The company (Workers of Art) began in 2010 with the ambition to create events that were sited at the heart of the community and that aimed to engage the widest possible audience – from traditional lovers of the arts, right through to those who felt that the arts were not for the likes of them.
Poetry events in Canterbury were few and far between and audiences almost non-existent. We warned by some of the larger cultural organisations not to touch poetry with a barge pole if we wanted to succeed.
Between 2010-2012 we designed and produced an annual weeklong event called Poetry City. Each year we commissioned poet John Siddique to spend a week in the city talking to people about their hopes, concerns and experiences of living in Canterbury. He then wrote a poem inspired by these discussions that was then projected onto the outside of the historic Westgate Towers. For the week of this event, other artists would use the city (it’s streets, gardens, coffeeshops and the river) as the canvas for their own poetry inspired responses to his work and their own engagement with the community.
In 2012 Arts Council England encouraged us to explore how this community focused and very site specific work might travel to another location and so we took it to Margate where Lemn Sissay became the poet in residence and we projected his poem onto the outside of the new Turner Contemporary gallery for the opening of their first Turner exhibition.
In 2013 our funders became excited by the way we were managing to connect with new audiences for the arts and challenged us to transform Poetry City into the more ambitious and more structured format of a festival – without losing what we had learn’t about engaging diverse audiences. Poetry City became the Wise Words Festival.
Over the years the Wise Words Festival has grown in ambition, has expanded it’s audience and established itself as a much loved event within Canterbury’s cultural calendar. In 2014, Jane Gardam became our first Festival Patron and in 2017 we were delighted that Lemn Sissay agreed to become our second. Headliners over years have included Jane Gardam, Simon Armitage, Sir Andrew Motion, Carol Ann Duffy, Kate Tempest, George the Poet, Roger McGough, Holly Mcnish and of course Lemn Sissay.
Rather than aiming to become bigger, we want to focus our energy on becoming better. The small, intimate venues are part of what makes Wise Words so special. Providing a stage for emerging artists alongside those who have national and international success is important to – as is offering a space for new ideas, new shows, and work that artists don’t have the chance to try elsewhere.
Wise Words has captured the hearts of many people with audience members returning year after year, children saying that the festival has awoken a love of words within them, adults letting us know that it has changed their perception of poetry. One person who stumbled across the festival at a dark time in their life, deciding to go home to Europe, resign from their job and start their own version of Wise Words.
Developing artists as been at the core of our work since our inception in 2010 and an integral part of building a strong poetry scene in Canterbury. Artists that we have supported have gone on to become members of the Roudhouse Collective and the Barbican Young Poets, have written and toured their own shows, have had their poems published and become semi-finalists at the Hammer and Tongue Nation Slam Championships.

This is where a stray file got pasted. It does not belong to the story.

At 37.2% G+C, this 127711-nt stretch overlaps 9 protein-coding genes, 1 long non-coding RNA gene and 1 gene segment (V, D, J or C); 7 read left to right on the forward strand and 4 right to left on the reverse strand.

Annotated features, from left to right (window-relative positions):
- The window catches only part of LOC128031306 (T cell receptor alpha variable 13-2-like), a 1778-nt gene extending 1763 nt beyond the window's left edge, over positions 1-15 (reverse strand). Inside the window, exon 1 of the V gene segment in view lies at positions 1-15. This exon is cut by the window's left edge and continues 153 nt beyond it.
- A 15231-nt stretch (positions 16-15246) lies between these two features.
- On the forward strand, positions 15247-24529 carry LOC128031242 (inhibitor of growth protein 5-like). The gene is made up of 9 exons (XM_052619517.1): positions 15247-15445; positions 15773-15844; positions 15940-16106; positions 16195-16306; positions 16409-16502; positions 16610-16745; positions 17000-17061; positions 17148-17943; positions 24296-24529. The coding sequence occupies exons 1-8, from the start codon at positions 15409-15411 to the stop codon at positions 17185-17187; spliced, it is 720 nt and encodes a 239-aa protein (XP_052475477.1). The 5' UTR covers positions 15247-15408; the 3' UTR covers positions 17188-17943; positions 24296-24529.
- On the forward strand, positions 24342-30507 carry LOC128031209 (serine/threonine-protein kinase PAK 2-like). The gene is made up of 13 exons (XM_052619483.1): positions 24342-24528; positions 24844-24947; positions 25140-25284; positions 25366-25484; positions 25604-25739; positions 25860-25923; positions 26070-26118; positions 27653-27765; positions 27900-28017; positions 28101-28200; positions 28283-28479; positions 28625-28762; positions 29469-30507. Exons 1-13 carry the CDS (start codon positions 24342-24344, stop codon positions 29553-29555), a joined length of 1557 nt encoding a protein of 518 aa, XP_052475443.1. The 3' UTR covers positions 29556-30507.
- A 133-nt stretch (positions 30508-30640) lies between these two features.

In 2013, supported by the Arts Council’s Strategic Touring Fund we delivered a project that aimed to engaged young people across Kent through spoken word. This year long project resulted in the development of Word Out, a group of young poets who wanted to explore the writing and performing of poetry further.
In 2015 we formalised our Artist mentoring programme for those who were outgrowing Word Out and created the Rough Cut Collective. The Rough Cut collective is a community of emerging poets who, through creating work together and in partnership with Wise Words, develop the skills, experience, networks and opportunities that give them the opportunity to shape not only their own careers as poets but ultimately the wider poetry scene here in Canterbury. Our ambition is that artists graduate from the collective having the confidence to go out into the world and fulfil each of their unique potentials.
We see poetry as more than entertainment. We believe in its ability to act as an agent for change: reaching across differences, inspiring a sense of social responsibility, bearing witness to the diversity and complexity of human experience and helping us to imagine a better world. Our experience has shown that the reading, writing and performing poetry can help on life’s journey.
Increasingly, poetry is being used to promote and sustain health and wellbeing. Reading and reflecting on poems – and writing in response – is a way of connecting with the self and others at a profound level.
We have worked with many groups including young people in care, young refugees, adults with mental health issues and those who feel isolated within the communities where they live. We have also delivered CPD for poets to support them in leading this work. Many of these sessions have been led by trained poetry therapist Victoria Field.
Additional Programmes of work
Alongside the above, we have designed and delivered work with many partners for many different client groups. This work has included CPD for teachers and artists; designing and delivering conferences in partnership with The Map Consortium, running regular events such as monthly slam nights and designing cultural strategies for councils and developers. We have also delivered many programmes that engage parents in supporting the development and wellbeing of their children through active storytelling and poetry.